Tuesday, April 10, 2012

Pontificating on The Hunger Games Movie


Years ago, for some reason, I decided to show the Christmas section of Franco Zeffirelli's movie "Jesus of Nazareth" to my grade six class.  


Most of them didn't get it.

Zeffirelli didn't show the Angel Gabriel giving Mary the news that she was pregnant, he just showed Mary having a one sided conversation at an open window.

"Who's she talking to?" my students asked in bewilderment.


I hadn't realized that you had to have read the book to 'get' the movie.
And that was my initial reaction to the movie version of "The Hunger Games", so this is a warning - if you haven't read the book, this blog won't mean much.


Cover of "The Hunger Games"
Cover of The Hunger Games


My rather pompous review of The Hunger Games movie

I thought the male/female roles were enhanced and 'fleshed' out in the movie. 

For example, we clearly see that Petah is a physically strong young man.

That is important. 

So important that Catniss herself points it out when she tells him to show the judges how far he can throw a heavy weight.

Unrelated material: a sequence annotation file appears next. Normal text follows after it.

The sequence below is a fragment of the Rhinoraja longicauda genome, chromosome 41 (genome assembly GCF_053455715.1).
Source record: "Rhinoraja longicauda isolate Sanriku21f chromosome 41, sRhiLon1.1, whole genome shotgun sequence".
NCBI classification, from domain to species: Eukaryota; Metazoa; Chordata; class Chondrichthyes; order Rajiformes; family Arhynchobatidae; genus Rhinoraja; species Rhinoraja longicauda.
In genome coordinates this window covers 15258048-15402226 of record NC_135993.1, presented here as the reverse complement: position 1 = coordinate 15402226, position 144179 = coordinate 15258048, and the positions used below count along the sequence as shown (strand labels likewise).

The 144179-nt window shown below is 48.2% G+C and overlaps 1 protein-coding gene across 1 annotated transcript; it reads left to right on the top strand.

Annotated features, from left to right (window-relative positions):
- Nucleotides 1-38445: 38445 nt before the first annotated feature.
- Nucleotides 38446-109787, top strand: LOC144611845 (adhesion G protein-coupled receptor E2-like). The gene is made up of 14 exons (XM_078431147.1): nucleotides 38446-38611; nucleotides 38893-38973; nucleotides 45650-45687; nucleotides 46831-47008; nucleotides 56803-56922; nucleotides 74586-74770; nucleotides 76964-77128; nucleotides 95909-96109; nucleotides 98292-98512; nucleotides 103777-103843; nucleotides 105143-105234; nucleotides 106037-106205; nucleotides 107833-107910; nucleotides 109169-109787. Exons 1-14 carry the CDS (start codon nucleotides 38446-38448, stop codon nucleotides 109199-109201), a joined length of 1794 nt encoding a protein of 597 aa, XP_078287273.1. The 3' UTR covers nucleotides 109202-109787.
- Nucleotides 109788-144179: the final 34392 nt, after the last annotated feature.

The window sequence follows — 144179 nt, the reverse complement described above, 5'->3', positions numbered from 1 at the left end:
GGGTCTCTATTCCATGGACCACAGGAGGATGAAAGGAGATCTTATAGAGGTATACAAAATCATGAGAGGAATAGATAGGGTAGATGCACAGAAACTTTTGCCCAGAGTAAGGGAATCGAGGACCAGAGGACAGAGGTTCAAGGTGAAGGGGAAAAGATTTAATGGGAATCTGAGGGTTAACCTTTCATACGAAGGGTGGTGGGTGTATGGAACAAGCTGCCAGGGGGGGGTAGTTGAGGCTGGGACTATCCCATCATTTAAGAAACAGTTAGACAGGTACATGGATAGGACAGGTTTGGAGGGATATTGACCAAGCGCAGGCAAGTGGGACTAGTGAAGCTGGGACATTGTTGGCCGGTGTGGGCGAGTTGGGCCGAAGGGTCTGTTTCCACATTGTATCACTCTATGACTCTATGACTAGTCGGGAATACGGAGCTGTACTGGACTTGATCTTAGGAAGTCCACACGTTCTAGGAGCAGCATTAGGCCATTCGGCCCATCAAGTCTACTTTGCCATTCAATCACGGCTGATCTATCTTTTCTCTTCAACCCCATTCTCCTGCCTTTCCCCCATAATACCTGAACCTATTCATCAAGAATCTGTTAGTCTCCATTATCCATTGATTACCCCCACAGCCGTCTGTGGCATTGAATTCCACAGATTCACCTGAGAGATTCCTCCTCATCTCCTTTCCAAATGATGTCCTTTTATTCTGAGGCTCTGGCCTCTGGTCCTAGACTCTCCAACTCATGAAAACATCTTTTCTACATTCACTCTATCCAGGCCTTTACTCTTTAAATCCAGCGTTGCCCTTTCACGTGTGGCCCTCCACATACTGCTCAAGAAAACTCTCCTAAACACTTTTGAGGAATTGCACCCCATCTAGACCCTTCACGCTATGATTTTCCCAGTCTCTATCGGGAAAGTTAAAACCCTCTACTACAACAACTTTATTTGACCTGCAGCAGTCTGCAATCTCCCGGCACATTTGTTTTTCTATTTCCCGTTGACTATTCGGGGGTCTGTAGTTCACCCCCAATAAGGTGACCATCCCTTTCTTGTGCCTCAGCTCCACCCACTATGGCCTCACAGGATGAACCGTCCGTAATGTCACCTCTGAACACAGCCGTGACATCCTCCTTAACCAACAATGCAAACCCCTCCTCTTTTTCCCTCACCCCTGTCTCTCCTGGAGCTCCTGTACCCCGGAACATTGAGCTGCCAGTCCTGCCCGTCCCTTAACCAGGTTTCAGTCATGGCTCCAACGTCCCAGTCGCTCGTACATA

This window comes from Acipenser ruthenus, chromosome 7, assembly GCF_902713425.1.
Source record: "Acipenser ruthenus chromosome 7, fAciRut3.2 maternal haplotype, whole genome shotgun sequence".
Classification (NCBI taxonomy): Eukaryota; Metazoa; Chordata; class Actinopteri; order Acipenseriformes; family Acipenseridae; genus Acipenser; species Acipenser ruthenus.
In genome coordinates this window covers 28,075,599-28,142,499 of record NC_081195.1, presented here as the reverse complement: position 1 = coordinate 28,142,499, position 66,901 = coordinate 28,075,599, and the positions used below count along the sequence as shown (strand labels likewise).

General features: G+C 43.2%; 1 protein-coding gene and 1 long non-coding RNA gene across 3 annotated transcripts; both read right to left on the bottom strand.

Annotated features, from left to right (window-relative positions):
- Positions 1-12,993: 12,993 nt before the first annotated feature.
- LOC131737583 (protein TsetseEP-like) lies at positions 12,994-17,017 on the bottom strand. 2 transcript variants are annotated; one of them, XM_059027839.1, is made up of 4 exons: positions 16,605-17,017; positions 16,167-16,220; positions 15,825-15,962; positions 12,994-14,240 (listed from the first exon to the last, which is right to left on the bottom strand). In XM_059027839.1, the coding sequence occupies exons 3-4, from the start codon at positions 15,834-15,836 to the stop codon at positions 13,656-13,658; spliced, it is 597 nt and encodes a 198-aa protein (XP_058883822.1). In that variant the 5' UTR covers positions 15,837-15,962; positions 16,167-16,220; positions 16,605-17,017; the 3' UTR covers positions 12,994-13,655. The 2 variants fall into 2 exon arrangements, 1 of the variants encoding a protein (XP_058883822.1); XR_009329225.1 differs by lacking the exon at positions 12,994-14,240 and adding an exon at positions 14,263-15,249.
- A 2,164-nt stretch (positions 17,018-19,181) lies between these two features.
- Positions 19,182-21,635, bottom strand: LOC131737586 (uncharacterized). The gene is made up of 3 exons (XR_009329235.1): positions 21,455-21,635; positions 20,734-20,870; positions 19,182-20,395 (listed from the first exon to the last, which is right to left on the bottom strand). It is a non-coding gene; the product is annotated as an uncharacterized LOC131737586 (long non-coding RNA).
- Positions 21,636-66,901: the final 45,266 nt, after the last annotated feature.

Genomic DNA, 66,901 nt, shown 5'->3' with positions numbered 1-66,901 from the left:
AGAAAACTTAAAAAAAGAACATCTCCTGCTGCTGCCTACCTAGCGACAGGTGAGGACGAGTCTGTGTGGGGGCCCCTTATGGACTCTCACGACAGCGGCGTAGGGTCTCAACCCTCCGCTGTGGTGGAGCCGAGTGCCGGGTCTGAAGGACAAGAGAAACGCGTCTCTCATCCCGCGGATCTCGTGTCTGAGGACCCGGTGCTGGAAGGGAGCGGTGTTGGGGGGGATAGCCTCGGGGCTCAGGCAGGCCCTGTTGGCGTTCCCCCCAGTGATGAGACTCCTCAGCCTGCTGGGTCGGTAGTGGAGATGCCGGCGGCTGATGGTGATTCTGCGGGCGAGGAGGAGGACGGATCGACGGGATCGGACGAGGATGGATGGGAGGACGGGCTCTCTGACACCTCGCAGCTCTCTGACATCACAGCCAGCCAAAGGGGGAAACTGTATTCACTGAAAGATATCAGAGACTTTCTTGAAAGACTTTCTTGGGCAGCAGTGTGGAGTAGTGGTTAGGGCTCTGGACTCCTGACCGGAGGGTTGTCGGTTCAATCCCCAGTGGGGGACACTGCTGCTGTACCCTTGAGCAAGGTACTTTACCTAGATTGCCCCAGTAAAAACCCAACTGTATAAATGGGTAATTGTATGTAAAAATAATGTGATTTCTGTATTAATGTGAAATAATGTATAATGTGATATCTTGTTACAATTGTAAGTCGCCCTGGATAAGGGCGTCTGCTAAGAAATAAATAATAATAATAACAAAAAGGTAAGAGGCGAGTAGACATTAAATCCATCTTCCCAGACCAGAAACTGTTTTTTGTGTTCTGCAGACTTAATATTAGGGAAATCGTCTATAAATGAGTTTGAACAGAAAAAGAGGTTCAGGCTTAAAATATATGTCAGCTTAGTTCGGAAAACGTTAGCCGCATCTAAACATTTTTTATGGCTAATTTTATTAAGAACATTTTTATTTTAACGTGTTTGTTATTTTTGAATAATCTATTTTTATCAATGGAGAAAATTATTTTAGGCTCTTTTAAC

But Petah, like many men, has been wounded, first by his family and society and later in the arena.


 Even his name seems to have been castrated. 

The soft 'ah' ending rather than the hard 'er' sound in Peter.


Earlier in her life, Catniss had been saved by Petah.

When she was dying of starvation he had tossed her a loaf of bread.

Not only did she live, she went on to learn many life skills, skills that Petah did not learn, tied as he was to the rules of the oppressed society within which they lived. 

But Petah had one thing going for him, other than the physical strength that he did not recognize as a gift. 

He was not afraid to let Catniss save them. 

She didn't have his physical strength but she was a skilled archer. 

Skills honed from years of illegal hunting to keep herself and her family alive.


I think the message here is important and the wonderful thing is that it seems to be resonating.

Young men should be rightfully proud of their physical size and strength, it's a good thing to be a hero.

But they need to see that women have different skills that must also be utilized and honoured if we are to to survive these troubled times.


 Young women need to acknowledge that too.
  
In other words, girls, don't make men carry the complete load anymore,


It's time to pick up that bow and arrow.


(Oh yeah, I liked the movie.)




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